We finished up October with another sighting of Tom Cruise doing his duty as Scientology’s poster boy, and yet more proof that he’s not leaving the organization, despite what some of the tabloids ardently seem to wish. And on October 30, the live-blogging was a blast to watch from the other end of the planet as our readers frenetically described Leah Remini’s night on ABC.

What. A. Month. But as you’ll see from the links of 2014 and 2013, October tends to be a monster. We can’t wait to see what happens next year.

A LOOK BACK AT OCTOBER 2014: Scientology’s private threat letter to the S.F. Chronicle. A perplexing tale about Bob Duggan, the richest Scientologist in the world. Tom Cruise and his medal in London. Marty Rathbun ambushed at LAX by raving Jenny Linson. L. Ron Hubbard’s amazing 1949 letter to Forrest Ackerman. Mark Ebner finds Gay Ribisi’s plaques.

A LOOK BACK AT OCTOBER 2013: Live-blogging the Garcia mini-trial in Tampa, Scientology denied by the US Supreme Court, interpreting Leah Remini’s epic dance, and live-blogging a dramatic hearing in Laura DeCrescenzo’s lawsuit in Los Angeles.

BEST OF 2015: Our personal picks for stories we’re most glad we got to write this year:

January: Being on the scene to write about the Going Clear Sundance premiere
February: A shocking tale of Scientology mistreatment of the mentally ill in Tennessee and Arkansas
March: Sylvia DeWall is declared and faces the loss of her family, and we get to hear it on audio
April: We dig up the true story of Tom Cruise and Mimi Rogers
May: Paulette Cooper appears in Hollywood two blocks from Big Blue
June: Scientology illegally hacks Mike Rinder and your proprietor with a PI who takes the fall
July: Scientology’s little day care of horrors
August: Why Steve Fishman — of the notorious Fishman papers — is today serving 21 years in prison
September: Jim Carrey’s girlfriend, Cathriona White, was a Scientologist on the SRD when she killed herself
October: The Leah Remini files: An exclusive look at the KRs that inform her memoir



We didn’t get a chance to include photos in our book, so we’ve posted them at a dedicated page. Reader Sookie put together a complete index and we’re hosting it here on the website. Copies of the paperback version of ‘The Unbreakable Miss Lovely’ are on sale at Amazon. The Kindle edition is also available, and shipping instantly.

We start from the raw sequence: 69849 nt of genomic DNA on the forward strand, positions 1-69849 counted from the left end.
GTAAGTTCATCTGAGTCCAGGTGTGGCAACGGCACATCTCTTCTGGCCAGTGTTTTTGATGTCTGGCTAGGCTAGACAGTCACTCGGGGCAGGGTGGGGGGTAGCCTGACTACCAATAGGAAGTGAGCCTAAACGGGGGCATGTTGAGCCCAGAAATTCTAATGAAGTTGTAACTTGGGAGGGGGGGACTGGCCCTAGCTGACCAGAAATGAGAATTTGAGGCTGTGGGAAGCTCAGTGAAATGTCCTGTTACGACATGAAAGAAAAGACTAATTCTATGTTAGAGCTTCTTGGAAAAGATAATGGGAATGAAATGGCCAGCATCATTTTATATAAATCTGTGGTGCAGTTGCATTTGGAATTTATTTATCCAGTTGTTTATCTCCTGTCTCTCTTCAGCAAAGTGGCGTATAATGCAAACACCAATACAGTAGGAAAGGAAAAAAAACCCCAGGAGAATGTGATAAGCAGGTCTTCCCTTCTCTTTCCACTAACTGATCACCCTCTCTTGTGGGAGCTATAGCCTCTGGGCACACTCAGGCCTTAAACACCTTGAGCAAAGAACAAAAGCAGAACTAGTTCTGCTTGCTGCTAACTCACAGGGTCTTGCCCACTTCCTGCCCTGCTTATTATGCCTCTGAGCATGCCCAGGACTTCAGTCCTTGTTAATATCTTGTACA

Our book tour is concluded for now. (But you can re-experience it through this nifty interactive map!) We’ll let you know about future appearances. Previous events: Santa Barbara (5/16), Hollywood (5/17), Orange County (5/17), San Diego (5/20), San Francisco (5/22), New York (6/11), Chicago (6/20), Toronto (6/22), Clearwater (6/28), Washington DC (7/12), Hartford (7/14), Denver (7/17), Dallas (7/20), Houston (7/22), San Antonio (7/24), Austin (7/25), Paris (7/29), London (8/4), Boston (8/24), Phoenix (9/15), Cleveland (9/23), Minneapolis (9/24), Portland (9/27), Seattle (9/28), Vancouver BC (9/29), Sydney (10/23), Melbourne (10/25), Adelaide (10/28), Perth (10/30)


Posted by Tony Ortega on December 30, 2015 at 07:00

E-mail your tips and story ideas to tonyo94 AT gmail DOT com or follow us on Twitter. We post behind-the-scenes updates at our Facebook author page. Here at the Bunker we try to have a post up every morning at 7 AM Eastern (Noon GMT), and on some days we post an afternoon story at around 2 PM. After every new story we send out an alert to our e-mail list and our FB page.

Learn about Scientology with our numerous series with experts…

BLOGGING DIANETICS: We read Scientology’s founding text cover to cover with the help of LA attorney and former church member Vance Woodward

UP THE BRIDGE: Claire Headley and Bruce Hines train us as Scientologists

GETTING OUR ETHICS IN: Jefferson Hawkins explains Scientology’s system of justice

SCIENTOLOGY MYTHBUSTING: Historian Jon Atack discusses key Scientology concepts

PZ Myers reads L. Ron Hubbard’s “A History of Man” | Scientology’s Master Spies | Scientology’s Private Dancer
The mystery of the richest Scientologist and his wayward sons | Scientology’s shocking mistreatment of the mentally ill
The Underground Bunker’s Official Theme Song | The Underground Bunker FAQ

Our Guide to Alex Gibney’s film ‘Going Clear,’ and our pages about its principal figures…
Jason Beghe | Tom DeVocht | Sara Goldberg | Paul Haggis | Mark “Marty” Rathbun | Mike Rinder | Spanky Taylor | Hana Whitfield